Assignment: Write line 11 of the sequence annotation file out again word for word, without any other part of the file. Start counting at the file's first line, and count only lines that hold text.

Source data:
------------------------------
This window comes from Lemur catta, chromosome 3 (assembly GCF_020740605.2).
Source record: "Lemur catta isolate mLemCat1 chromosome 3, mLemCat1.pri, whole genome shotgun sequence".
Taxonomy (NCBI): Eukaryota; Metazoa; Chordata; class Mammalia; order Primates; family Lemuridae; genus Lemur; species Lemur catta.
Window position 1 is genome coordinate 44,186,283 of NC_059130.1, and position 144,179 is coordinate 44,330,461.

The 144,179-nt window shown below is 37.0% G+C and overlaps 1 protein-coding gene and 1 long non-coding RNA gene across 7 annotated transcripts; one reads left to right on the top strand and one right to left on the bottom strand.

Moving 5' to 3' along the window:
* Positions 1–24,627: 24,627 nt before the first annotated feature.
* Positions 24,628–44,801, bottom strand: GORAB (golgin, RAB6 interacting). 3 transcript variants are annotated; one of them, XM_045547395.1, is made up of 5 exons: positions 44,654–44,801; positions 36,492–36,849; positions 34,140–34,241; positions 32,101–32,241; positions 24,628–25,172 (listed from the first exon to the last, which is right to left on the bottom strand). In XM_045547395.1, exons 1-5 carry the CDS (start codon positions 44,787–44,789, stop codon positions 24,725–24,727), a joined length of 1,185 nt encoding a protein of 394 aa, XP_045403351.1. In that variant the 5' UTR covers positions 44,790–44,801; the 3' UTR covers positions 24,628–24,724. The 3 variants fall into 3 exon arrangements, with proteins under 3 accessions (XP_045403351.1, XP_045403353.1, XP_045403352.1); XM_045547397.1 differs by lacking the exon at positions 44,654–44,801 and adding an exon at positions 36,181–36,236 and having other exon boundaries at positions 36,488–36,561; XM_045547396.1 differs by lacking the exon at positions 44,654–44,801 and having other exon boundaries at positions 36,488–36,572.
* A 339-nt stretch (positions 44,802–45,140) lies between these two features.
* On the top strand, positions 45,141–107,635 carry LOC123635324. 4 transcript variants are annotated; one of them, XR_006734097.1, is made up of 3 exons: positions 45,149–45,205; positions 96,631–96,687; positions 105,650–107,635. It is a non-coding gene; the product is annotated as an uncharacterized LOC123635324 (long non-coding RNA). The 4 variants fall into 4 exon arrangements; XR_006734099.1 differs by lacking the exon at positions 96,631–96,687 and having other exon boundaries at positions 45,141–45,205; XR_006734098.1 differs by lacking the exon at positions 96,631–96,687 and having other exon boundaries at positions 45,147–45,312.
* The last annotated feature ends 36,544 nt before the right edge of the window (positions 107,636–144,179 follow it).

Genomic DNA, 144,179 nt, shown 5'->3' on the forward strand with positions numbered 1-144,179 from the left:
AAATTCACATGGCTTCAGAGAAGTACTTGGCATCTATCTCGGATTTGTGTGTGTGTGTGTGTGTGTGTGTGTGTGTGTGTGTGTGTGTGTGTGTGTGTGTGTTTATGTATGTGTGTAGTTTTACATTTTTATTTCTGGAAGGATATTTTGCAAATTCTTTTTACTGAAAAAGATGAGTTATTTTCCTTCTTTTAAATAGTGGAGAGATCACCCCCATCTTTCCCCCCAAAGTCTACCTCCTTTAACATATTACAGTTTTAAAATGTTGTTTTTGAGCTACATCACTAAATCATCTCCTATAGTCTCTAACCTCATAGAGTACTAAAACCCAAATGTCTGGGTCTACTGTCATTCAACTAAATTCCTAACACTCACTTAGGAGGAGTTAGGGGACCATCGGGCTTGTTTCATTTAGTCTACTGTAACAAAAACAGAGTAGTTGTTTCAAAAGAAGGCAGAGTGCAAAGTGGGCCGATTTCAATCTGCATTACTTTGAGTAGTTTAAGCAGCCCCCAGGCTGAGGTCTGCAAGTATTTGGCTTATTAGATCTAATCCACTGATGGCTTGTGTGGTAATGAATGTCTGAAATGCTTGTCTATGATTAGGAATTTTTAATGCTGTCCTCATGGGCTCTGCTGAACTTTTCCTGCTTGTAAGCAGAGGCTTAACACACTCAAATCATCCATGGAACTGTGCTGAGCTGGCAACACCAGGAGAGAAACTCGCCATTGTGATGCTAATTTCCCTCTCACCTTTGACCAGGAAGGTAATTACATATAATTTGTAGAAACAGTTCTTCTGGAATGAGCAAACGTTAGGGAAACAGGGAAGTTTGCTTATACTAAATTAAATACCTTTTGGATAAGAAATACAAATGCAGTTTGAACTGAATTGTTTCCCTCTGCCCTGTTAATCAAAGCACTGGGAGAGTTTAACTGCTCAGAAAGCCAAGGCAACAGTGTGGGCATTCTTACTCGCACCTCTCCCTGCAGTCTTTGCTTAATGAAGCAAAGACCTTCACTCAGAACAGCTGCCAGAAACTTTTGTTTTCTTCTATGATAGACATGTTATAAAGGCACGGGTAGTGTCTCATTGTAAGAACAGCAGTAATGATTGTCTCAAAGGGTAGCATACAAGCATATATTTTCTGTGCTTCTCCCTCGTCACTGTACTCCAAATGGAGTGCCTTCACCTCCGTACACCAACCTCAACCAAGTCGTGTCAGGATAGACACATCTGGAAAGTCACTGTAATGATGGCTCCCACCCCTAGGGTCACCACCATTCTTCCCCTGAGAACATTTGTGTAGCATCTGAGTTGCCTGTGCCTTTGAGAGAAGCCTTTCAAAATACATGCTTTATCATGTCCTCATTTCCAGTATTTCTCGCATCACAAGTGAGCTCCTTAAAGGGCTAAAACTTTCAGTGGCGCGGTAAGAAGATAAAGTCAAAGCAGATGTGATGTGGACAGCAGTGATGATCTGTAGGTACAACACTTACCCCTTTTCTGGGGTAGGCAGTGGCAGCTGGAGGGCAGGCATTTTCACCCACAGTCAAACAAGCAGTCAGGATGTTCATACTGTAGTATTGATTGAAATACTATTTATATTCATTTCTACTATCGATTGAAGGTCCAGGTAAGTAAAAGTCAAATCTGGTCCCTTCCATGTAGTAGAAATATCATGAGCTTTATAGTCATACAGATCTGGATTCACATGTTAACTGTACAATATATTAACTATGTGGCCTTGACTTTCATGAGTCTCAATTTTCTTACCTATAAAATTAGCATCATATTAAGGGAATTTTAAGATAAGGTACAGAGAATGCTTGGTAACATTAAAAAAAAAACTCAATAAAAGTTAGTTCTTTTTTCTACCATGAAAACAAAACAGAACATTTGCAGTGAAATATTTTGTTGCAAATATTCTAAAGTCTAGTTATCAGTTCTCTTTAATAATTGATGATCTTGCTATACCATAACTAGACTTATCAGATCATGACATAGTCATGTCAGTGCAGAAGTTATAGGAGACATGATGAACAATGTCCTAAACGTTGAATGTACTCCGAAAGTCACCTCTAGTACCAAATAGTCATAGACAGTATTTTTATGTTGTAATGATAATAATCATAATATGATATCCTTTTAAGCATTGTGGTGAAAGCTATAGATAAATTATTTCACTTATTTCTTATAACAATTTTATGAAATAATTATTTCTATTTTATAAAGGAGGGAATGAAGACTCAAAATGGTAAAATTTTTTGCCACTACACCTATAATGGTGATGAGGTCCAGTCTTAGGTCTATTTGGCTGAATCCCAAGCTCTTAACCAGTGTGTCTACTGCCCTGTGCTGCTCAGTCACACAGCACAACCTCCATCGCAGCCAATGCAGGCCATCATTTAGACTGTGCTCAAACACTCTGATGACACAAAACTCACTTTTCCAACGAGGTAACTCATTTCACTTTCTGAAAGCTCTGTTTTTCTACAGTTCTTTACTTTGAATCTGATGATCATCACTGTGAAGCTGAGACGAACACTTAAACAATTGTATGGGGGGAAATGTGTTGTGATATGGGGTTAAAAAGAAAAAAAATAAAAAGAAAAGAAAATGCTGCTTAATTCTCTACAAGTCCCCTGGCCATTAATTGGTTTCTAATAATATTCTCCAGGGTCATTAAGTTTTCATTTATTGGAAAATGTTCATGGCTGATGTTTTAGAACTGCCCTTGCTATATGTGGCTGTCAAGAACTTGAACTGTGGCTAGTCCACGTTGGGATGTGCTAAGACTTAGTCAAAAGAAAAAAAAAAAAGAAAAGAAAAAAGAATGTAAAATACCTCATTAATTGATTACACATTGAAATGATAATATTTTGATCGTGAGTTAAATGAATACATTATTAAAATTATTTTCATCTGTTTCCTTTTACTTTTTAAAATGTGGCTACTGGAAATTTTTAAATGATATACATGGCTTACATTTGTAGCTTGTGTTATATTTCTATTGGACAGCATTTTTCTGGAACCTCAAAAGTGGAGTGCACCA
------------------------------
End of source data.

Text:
* The last annotated feature ends 36,544 nt before the right edge of the window (positions 107,636–144,179 follow it).